Beware the perils of Windows Sandbox

Windows 10 version 1903

Microsoft has just released the next major update to Windows 10, which brings us up from version 1809 to 1903. The update will be rolled out in stages, so it may not be available to you yet. You can check your Windows Update settings for availability.

Version 1903 introduces several new features and enhancements, such as Start Menu improvements, a new Light theme, finer control over update deployment and many more (see this Microsoft article for details). However, the new feature I want to talk about it the Windows Sandbox, a quasi-virtual environment for securely testing unknown software.

Windows Sandbox

In their article, Microsoft describes Windows Sandbox as an “Isolated desktop environment where you can run untrusted software without the fear of lasting impact to your device”. Just Google “Windows Sandbox” and you’ll find plenty of articles that describe how to install and use it.

My main concern with Microsoft’s statement is that it’s a little misleading and Windows Sandbox users may be putting their networks at risk. If you’re planning to use Windows Sandbox you should be aware of what protections it can and cannot provide.

Windows Sandbox is not completely isolated

Windows Sandbox runs as a virtual machine and it’s contents are destroyed when you shut it down. This is great if you need to test some legitimate software, but are concerned about compatibility with other applications or it breaking your system in some other way.

When it comes to untrusted software Windows Sandbox can provide some security. For example, if you were to run a piece of Ransomware inside the sandbox, it would probably begin to encrypt files inside the sandbox, leaving your primary operating system safe. Just shut down Windows Sandbox and the Ransomware and its changes are gone and forgotten.

However, it is important to note that Windows Sandbox doesn’t provide network-level isolation. So while malware executed within the sandbox cannot directly access the C: drive of the primary operating system, it can still communicate with other devices on your network. For example, if you were to execute malware containing a worm virus inside the sandbox, it can still scan your network for vulnerable systems and spread to other systems from there.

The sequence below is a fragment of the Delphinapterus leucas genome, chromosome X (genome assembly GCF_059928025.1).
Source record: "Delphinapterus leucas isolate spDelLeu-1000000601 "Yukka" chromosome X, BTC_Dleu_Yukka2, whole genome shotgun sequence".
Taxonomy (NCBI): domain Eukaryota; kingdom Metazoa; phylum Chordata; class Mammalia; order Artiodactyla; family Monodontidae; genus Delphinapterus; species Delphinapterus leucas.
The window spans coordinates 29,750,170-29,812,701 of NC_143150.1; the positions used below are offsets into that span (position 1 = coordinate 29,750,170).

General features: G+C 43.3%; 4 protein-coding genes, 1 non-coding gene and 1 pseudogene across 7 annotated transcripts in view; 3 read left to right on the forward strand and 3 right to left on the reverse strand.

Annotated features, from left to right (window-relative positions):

Windows Sandbox has limited malware protection

It is important to note that your main antivirus software doesn’t run inside Windows Sandbox. Instead, you’re relying on Windows Defender to protect you from malware. While that’s better than nothing, you may not have the benefit of behavioural analysis and other features that your primary antivirus software provides to help protect against zero-day attacks.

For example, if you receive a file via email and are unsure that it’s safe, you can use Windows Sandbox to test it. However, if the file contains a new virus, you could inadvertently be risking the security of your main system as well as the rest of the network.

Even if the malware doesn’t spread from inside the sandbox, it’s possible the unsafe software appears to have run correctly, providing a false sense of security to the person testing it.

Testing Windows Sandbox isolation

After upgrading to Windows 10 version 1903, and enabling the Windows Sandbox feature, I performed a couple of simple tests to see how “isolated” it really was. Here’s what I found:

  1. Windows Defender SmartScreen prevented me from downloading an EICAR malware test file from, however it did not prevent me from downloading the zipped version.

  2. I was able to unzip the EICAR test file on the desktop without any warnings, but Windows Defender did display a warning when I tried to execute it, since it matches a know malware signature. No warning would be displayed for a zero-day attack.

  3. I ran IPCONFIG and confirmed that Windows Sandbox runs inside it’s own subnet. However, it is able to route outside of it’s subnet, using NAT (network address translation) on the host operating system, to obtain Internet access. NAT prevents network devices from initiating access to the Windows Sandbox, but not vice versa.

  4. Using TRACERT and was able to determine the subnet in which the primary operating system was running.

  5. I was able to download and run Advanced IP Scanner from inside the sandbox. I scanned the primary operating system’s subnet (from step 4) and was able to identify a number of other devices on the network and which ports were open. This is how malware run inside Windows Sandbox can spread to other vulnerable systems.


While Windows Sandbox does provide some protection against unknown software, it is not a completely isolated environment and, therefore, needs to be used with caution. It is mostly suitable for testing known safe software in an isolated environment.

If you genuinely need to test potentially malicious software, you’d be much better off deploying a Hyper-V Virtual Machine running Windows 10 and ensure that it is disconnected from the network before you run it.


Domenic has consulted to Australian businesses of all sizes for over 20 years, delivering end-to-end IT solutions.  He has expertise in Information Security, Remote Access and Desktop Management, in addition to traditional cloud and on-premises infrastructure solutions.